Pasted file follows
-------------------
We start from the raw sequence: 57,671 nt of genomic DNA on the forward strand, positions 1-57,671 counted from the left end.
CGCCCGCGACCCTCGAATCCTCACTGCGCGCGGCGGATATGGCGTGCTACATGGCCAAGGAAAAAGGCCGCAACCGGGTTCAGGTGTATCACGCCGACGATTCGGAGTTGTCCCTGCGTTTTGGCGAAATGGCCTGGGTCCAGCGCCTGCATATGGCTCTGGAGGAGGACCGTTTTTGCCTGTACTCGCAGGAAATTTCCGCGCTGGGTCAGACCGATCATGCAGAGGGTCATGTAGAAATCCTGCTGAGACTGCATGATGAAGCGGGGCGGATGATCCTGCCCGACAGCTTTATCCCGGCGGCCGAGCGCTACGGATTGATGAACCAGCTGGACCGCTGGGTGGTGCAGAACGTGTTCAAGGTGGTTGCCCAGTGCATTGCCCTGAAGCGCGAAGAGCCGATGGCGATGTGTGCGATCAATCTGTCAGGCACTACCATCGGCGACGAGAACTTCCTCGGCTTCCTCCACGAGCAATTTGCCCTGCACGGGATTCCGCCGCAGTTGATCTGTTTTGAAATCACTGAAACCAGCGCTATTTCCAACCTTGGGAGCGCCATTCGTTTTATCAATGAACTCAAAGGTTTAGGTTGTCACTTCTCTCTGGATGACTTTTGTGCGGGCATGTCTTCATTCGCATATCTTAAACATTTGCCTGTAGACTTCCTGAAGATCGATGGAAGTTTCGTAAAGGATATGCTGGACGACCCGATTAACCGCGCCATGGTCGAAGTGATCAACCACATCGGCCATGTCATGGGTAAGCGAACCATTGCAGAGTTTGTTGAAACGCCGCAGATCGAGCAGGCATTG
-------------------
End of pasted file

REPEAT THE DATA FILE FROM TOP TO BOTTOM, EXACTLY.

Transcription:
We start from the raw sequence: 57,671 nt of genomic DNA on the forward strand, positions 1-57,671 counted from the left end.
CGCCCGCGACCCTCGAATCCTCACTGCGCGCGGCGGATATGGCGTGCTACATGGCCAAGGAAAAAGGCCGCAACCGGGTTCAGGTGTATCACGCCGACGATTCGGAGTTGTCCCTGCGTTTTGGCGAAATGGCCTGGGTCCAGCGCCTGCATATGGCTCTGGAGGAGGACCGTTTTTGCCTGTACTCGCAGGAAATTTCCGCGCTGGGTCAGACCGATCATGCAGAGGGTCATGTAGAAATCCTGCTGAGACTGCATGATGAAGCGGGGCGGATGATCCTGCCCGACAGCTTTATCCCGGCGGCCGAGCGCTACGGATTGATGAACCAGCTGGACCGCTGGGTGGTGCAGAACGTGTTCAAGGTGGTTGCCCAGTGCATTGCCCTGAAGCGCGAAGAGCCGATGGCGATGTGTGCGATCAATCTGTCAGGCACTACCATCGGCGACGAGAACTTCCTCGGCTTCCTCCACGAGCAATTTGCCCTGCACGGGATTCCGCCGCAGTTGATCTGTTTTGAAATCACTGAAACCAGCGCTATTTCCAACCTTGGGAGCGCCATTCGTTTTATCAATGAACTCAAAGGTTTAGGTTGTCACTTCTCTCTGGATGACTTTTGTGCGGGCATGTCTTCATTCGCATATCTTAAACATTTGCCTGTAGACTTCCTGAAGATCGATGGAAGTTTCGTAAAGGATATGCTGGACGACCCGATTAACCGCGCCATGGTCGAAGTGATCAACCACATCGGCCATGTCATGGGTAAGCGAACCATTGCAGAGTTTGTTGAAACGCCGCAGATCGAGCAGGCATTG